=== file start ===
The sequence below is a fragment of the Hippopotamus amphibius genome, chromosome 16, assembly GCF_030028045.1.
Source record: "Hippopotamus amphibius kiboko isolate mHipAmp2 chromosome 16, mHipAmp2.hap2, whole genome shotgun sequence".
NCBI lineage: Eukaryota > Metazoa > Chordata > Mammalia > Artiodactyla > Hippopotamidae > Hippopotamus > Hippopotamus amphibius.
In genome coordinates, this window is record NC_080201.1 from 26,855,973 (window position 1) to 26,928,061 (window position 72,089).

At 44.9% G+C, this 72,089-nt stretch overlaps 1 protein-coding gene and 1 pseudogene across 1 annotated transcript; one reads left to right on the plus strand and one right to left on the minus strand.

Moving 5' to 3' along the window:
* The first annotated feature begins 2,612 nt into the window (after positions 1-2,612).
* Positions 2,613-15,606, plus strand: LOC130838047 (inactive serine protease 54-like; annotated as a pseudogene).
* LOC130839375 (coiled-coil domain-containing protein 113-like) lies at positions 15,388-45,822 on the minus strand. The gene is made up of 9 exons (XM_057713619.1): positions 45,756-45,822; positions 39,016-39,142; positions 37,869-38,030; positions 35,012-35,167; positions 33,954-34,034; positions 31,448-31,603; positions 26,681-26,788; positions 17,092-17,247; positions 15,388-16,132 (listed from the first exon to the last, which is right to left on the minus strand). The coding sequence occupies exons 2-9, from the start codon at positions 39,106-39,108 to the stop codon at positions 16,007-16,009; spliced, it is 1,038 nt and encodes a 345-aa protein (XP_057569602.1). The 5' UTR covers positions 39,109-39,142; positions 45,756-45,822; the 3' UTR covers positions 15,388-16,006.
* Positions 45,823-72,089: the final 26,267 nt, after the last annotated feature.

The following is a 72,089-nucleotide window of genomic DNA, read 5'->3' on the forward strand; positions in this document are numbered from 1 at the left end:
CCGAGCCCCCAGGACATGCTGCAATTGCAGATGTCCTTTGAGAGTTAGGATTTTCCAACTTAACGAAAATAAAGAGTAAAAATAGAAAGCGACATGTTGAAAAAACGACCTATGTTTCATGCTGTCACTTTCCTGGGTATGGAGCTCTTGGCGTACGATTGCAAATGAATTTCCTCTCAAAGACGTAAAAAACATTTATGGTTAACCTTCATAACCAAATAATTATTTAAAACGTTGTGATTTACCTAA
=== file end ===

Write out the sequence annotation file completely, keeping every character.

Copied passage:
The sequence below is a fragment of the Hippopotamus amphibius genome, chromosome 16, assembly GCF_030028045.1.
Source record: "Hippopotamus amphibius kiboko isolate mHipAmp2 chromosome 16, mHipAmp2.hap2, whole genome shotgun sequence".
NCBI lineage: Eukaryota > Metazoa > Chordata > Mammalia > Artiodactyla > Hippopotamidae > Hippopotamus > Hippopotamus amphibius.
In genome coordinates, this window is record NC_080201.1 from 26,855,973 (window position 1) to 26,928,061 (window position 72,089).

At 44.9% G+C, this 72,089-nt stretch overlaps 1 protein-coding gene and 1 pseudogene across 1 annotated transcript; one reads left to right on the plus strand and one right to left on the minus strand.

Moving 5' to 3' along the window:
* The first annotated feature begins 2,612 nt into the window (after positions 1-2,612).
* Positions 2,613-15,606, plus strand: LOC130838047 (inactive serine protease 54-like; annotated as a pseudogene).
* LOC130839375 (coiled-coil domain-containing protein 113-like) lies at positions 15,388-45,822 on the minus strand. The gene is made up of 9 exons (XM_057713619.1): positions 45,756-45,822; positions 39,016-39,142; positions 37,869-38,030; positions 35,012-35,167; positions 33,954-34,034; positions 31,448-31,603; positions 26,681-26,788; positions 17,092-17,247; positions 15,388-16,132 (listed from the first exon to the last, which is right to left on the minus strand). The coding sequence occupies exons 2-9, from the start codon at positions 39,106-39,108 to the stop codon at positions 16,007-16,009; spliced, it is 1,038 nt and encodes a 345-aa protein (XP_057569602.1). The 5' UTR covers positions 39,109-39,142; positions 45,756-45,822; the 3' UTR covers positions 15,388-16,006.
* Positions 45,823-72,089: the final 26,267 nt, after the last annotated feature.

The following is a 72,089-nucleotide window of genomic DNA, read 5'->3' on the forward strand; positions in this document are numbered from 1 at the left end:
CCGAGCCCCCAGGACATGCTGCAATTGCAGATGTCCTTTGAGAGTTAGGATTTTCCAACTTAACGAAAATAAAGAGTAAAAATAGAAAGCGACATGTTGAAAAAACGACCTATGTTTCATGCTGTCACTTTCCTGGGTATGGAGCTCTTGGCGTACGATTGCAAATGAATTTCCTCTCAAAGACGTAAAAAACATTTATGGTTAACCTTCATAACCAAATAATTATTTAAAACGTTGTGATTTACCTAA